Secondly, brothel hell is a testament to where we are from as a band. The concept of the EP was conceived in the hiatus that the band went through and we have seen that moment in our lives as a sort of death. This EP therefore harbors the concepts of death, resurrection and progress. Brothel Hell indeed is the ideal stepping stone into the narrative that the band is weaving. We start on the threshold of death rearing her ugly head. Death is on our path to redemption and purity; we find it along the path. That is the threshold that the song traverses. That is its part in the larger narrative that is ‘pyramid entities’.
Equating your hiatus to death itself is a really creative way of looking at things considering they both involve an absence of something/someone hence reincarnations, which give birth to new beginnings. This therefore brings me to my next question. I noticed the sound of the band is a bit different too in the latest single, any comments on that?
It is and it is curious that you pointed that out. Going on hiatus or experiencing death as it were would be pointless if one didn’t come out of that having been changed or transformed. Death is of course a process of change in the wave of existence. We felt and at times we couldn’t escape the new ways in which we find ourselves expressing our ideas. That being said, our roots in Death Metal aren’t lost on us because there are fans that loved Cat of Nine Tails and we don’t want to completely lose them.
Its really encouraging to know that most of your decisions are made in consideration to your fans’ interests. Talking about the fans, should we expect any more songs in this EP?
That will depend on a number of factors but I think it is fair in the grander scheme that at least one more song is released, but not too many because then we will be doing ourselves a disservice since no one will see the need to buy the album. Our goal ultimately is to make music that sticks like mud on the wall, something that is worthy of our fans and our country. In this album I think it is safe to say that we are ultimately motivated to pay homage to our roots as an African people.
If yes, any news on the date of the next release?
I can’t make any remarks on that but we hope sooner rather than later we will be able to release some more music. The dates have not been decided on.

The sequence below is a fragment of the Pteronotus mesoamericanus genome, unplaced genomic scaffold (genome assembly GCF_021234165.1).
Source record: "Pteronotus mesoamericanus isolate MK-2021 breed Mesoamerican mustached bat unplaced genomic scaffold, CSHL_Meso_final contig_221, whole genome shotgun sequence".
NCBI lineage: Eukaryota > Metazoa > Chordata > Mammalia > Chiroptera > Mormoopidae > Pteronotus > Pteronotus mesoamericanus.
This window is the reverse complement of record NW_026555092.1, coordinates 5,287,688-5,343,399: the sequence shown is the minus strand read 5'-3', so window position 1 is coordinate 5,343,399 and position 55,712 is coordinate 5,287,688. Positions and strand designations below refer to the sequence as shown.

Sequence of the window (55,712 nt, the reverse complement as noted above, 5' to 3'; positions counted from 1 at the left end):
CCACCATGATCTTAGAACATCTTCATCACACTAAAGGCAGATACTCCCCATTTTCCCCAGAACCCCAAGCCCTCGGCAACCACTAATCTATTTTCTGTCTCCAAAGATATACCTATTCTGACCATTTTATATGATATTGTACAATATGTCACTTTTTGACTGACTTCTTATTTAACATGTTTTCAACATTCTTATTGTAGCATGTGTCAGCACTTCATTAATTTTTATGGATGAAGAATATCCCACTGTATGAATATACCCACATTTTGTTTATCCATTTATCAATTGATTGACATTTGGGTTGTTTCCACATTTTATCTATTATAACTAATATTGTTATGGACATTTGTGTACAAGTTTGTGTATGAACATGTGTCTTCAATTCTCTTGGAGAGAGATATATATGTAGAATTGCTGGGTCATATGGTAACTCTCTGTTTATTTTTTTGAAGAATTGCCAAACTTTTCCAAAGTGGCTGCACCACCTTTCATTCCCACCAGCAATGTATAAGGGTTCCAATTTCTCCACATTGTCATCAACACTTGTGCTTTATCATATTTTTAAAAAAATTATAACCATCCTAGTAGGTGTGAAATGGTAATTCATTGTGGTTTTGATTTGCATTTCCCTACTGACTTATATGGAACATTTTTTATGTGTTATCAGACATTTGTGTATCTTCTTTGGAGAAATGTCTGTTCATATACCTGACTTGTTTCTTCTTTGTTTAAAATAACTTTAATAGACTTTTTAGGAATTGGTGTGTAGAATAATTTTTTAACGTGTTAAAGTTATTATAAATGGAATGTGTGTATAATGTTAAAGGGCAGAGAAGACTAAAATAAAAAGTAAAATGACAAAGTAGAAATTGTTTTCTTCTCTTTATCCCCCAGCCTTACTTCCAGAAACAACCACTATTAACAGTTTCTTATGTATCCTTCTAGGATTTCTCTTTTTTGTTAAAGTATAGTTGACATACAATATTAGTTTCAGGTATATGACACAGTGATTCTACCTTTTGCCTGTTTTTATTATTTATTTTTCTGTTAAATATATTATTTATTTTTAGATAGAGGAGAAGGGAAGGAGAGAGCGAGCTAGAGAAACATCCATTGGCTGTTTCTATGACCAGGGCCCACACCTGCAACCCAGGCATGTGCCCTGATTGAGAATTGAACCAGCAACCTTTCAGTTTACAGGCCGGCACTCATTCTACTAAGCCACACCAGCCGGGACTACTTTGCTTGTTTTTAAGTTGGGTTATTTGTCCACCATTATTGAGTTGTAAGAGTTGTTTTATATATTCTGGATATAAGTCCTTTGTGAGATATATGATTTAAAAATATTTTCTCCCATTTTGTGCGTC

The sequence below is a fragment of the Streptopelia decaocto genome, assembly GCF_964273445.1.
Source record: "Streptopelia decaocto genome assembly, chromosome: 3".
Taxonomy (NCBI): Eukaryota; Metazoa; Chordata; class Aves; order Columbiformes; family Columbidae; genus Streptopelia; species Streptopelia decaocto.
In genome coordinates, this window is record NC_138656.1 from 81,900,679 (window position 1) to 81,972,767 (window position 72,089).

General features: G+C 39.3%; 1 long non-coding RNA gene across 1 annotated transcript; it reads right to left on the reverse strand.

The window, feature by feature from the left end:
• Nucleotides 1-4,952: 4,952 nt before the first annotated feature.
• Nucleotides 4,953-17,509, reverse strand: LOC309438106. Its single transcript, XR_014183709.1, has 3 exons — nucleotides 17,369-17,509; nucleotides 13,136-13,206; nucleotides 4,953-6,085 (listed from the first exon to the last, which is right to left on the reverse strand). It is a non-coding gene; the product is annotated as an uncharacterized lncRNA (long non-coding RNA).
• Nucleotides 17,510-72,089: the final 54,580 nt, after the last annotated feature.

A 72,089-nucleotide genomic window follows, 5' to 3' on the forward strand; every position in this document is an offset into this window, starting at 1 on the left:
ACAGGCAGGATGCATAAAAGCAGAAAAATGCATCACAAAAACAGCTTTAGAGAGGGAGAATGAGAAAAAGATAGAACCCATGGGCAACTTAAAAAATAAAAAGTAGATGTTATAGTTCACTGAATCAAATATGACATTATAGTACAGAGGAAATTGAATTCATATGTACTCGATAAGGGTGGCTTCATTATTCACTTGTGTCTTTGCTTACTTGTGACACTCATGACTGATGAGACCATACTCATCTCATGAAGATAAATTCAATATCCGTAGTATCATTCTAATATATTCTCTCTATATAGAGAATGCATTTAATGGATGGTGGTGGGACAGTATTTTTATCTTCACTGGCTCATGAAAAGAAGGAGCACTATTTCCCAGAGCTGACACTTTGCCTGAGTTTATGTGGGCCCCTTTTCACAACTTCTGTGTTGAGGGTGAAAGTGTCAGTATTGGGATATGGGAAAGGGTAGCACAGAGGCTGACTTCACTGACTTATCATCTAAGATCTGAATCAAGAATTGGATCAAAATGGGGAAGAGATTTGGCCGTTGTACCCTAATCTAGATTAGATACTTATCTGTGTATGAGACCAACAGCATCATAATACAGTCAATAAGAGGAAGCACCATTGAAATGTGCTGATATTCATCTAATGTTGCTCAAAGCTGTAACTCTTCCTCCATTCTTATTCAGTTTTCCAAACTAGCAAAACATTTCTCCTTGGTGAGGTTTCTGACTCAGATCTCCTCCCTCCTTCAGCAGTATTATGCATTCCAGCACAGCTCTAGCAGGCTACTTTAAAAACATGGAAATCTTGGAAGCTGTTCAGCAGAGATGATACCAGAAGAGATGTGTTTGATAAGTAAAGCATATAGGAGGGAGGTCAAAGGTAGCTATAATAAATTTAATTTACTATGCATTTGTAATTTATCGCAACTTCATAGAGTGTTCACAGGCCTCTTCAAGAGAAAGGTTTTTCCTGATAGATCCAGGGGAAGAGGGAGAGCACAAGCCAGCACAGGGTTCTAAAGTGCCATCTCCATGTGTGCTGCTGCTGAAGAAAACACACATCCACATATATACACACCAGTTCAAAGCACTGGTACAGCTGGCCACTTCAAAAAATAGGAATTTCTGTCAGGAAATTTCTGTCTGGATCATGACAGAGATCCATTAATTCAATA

Since the latest song has some sort of a black metal atmosphere and even a Born of Osiris feel in some instances, is it safe to assume that LOADB might finally be experimenting with new sub-genres apart from deathmetal/deathcore? (If yes, give a preview on some of the sub-genres we should expect to hear from them in the near future).
I would like to point out that yes the band is looking beyond those ‘styles’ as I would prefer to call them. We are constantly brainstorming new ideas that touch on various forms of metal and even other degrees of music. Making a list of those will probably not be the best thing to do because then we take away the surprise element, and no one wants to spoil a surprise. But I believe you will be seeing very little if nothing of deathcore at least.
Hahaha yes, of course no one wants to be a spoiler of surprises…so I guess we will just have to wait. And now that you guys are back after a long hiatus, any changes in the band line-up we should know of?
The band evolves with time and that means some people may have to leave. Larry Kim is no longer with the band he is doing awesome stuff with In Oath at the moment. Sam Kiranga also left the band. But dynamics of bands in the scene is that people are always streaming in and out of bands. Sometimes it is out of convenience, since we have to make music and we cannot be held back by the absence of one individual. We always leave space for people who want to work with us to do so. We have a new drummer but won’t be revealing his identity till we release the EP. There is also a second vocalist and someone on violins. But yes, the makeup of the band is always evolving depending on the circumstances.
Awesome! Looks like we are in for a treat! Now, I know everyone is asking themselves this and that’s why I saved the best for last. Are you guys back in active music for good this time and should we expect more live performances from you in future METAL gigs?
For the moment we have had to put that on hold until we have the issue with personnel sorted. We are keen on doing shows but not this year at least.
Thanks for your time Daniel, it was a pleasure?
The pleasure is all mine.
So there you have it folks, looks like LOADB despite the hurdles and trials life has thrown their way, has some unfinished business in store for its fans. We really appreciate the effort they are putting in to stay alive in the scene and i would like you guys to support the band by buying original LOADB merchandise which is being released soon. Stay tuned to my posts for more information on how to get the merchandise upon its release.